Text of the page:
The trouble had begun the day before. A black teenage shoeshine boy named Dick Rowland had been arrested and charged with assaulting a white girl in an elevator of a downtown Tulsa building. Even white police detectives thought the accusation dubious. The consensus later was that whatever happened between them was innocuous, perhaps that Rowland had stepped on the toe of young Sarah Page when the elevator lurched. But that was academic after the Tulsa Tribune, one of the city’s two white newspapers, ran an incendiary editorial under a headline residents remembered as “To Lynch Negro Tonight.”

That evening, black community leaders met in the Greenwood newspaper office of A.J. Smitherman to discuss a response. Already a white mob had gathered outside the courthouse where Rowland was being held. Some African American leaders counseled patience, citing the promise of Sheriff Willard McCullough to protect Rowland. Others wouldn’t hear of it. A cadre of about 25 black residents, some in their own Army uniforms and carrying rifles, shotguns, pistols, axes, garden hoes and rakes, drove south from Greenwood and marched the final blocks to the courthouse and offered the sheriff their assistance.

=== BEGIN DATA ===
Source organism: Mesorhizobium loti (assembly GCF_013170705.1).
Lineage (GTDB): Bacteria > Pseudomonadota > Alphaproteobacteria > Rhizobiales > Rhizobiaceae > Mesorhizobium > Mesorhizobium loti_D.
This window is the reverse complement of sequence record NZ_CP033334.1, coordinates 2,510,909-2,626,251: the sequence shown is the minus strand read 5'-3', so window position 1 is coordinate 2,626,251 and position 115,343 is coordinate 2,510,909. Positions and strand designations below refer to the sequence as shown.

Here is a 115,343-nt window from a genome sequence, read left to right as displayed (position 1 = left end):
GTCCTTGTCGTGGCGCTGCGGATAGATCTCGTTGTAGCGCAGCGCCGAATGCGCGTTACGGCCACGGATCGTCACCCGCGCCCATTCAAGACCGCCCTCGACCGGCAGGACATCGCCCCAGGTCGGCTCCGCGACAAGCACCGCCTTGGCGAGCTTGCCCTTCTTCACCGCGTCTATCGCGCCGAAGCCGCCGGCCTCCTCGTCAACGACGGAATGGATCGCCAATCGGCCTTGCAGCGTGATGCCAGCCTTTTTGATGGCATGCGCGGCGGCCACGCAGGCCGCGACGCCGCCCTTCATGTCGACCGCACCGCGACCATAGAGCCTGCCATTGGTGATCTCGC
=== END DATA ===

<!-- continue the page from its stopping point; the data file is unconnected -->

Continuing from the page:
. . . .

At about 10:30 p.m., when a second group of 75 or so residents marched to the courthouse, an elderly white man tried to grab the gun of a black World War I veteran. A shot went off during the scuffle. Scores of other shots were fired in the panic that followed. Men, women and children dove for cover behind trees and parked cars, but as many as a dozen people of both races ended up dead.

The black marchers retreated to Greenwood. A lull set in after 2 a.m., but tensions rose in the hours of darkness. Then the whistle rang out. Armed black residents hiding on the rooftops of the sturdy brown-brick buildings lining Greenwood Avenue attempted to repel the white mob. But the mob not only had superior numbers; it also had machine guns, which were placed at elevated points on the edge of Greenwood, as well as biplanes, perhaps belonging to a local oil company, which circled overhead and rained bullets and dropped incendiaries .

More and the story continues to tell itself on Smithsonian Mag (see the link above)!

 
 
 
CB
Professor Principal
8  CB    one month ago

Silence has fallen on this place 'suddenly.' Wonder why.  /s